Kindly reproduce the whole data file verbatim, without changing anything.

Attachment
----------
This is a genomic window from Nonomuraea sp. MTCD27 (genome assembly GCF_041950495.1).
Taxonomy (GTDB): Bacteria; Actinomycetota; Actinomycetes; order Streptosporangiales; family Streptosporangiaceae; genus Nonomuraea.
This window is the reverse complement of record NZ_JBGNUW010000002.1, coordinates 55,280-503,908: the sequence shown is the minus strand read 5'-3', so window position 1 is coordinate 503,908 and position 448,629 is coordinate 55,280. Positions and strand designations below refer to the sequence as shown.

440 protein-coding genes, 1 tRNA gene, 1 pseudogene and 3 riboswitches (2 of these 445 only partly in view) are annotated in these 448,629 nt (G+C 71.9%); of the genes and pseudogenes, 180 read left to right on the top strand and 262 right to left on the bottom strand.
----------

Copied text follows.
This is a genomic window from Nonomuraea sp. MTCD27 (genome assembly GCF_041950495.1).
Taxonomy (GTDB): Bacteria; Actinomycetota; Actinomycetes; order Streptosporangiales; family Streptosporangiaceae; genus Nonomuraea.
This window is the reverse complement of record NZ_JBGNUW010000002.1, coordinates 55,280-503,908: the sequence shown is the minus strand read 5'-3', so window position 1 is coordinate 503,908 and position 448,629 is coordinate 55,280. Positions and strand designations below refer to the sequence as shown.

440 protein-coding genes, 1 tRNA gene, 1 pseudogene and 3 riboswitches (2 of these 445 only partly in view) are annotated in these 448,629 nt (G+C 71.9%); of the genes and pseudogenes, 180 read left to right on the top strand and 262 right to left on the bottom strand.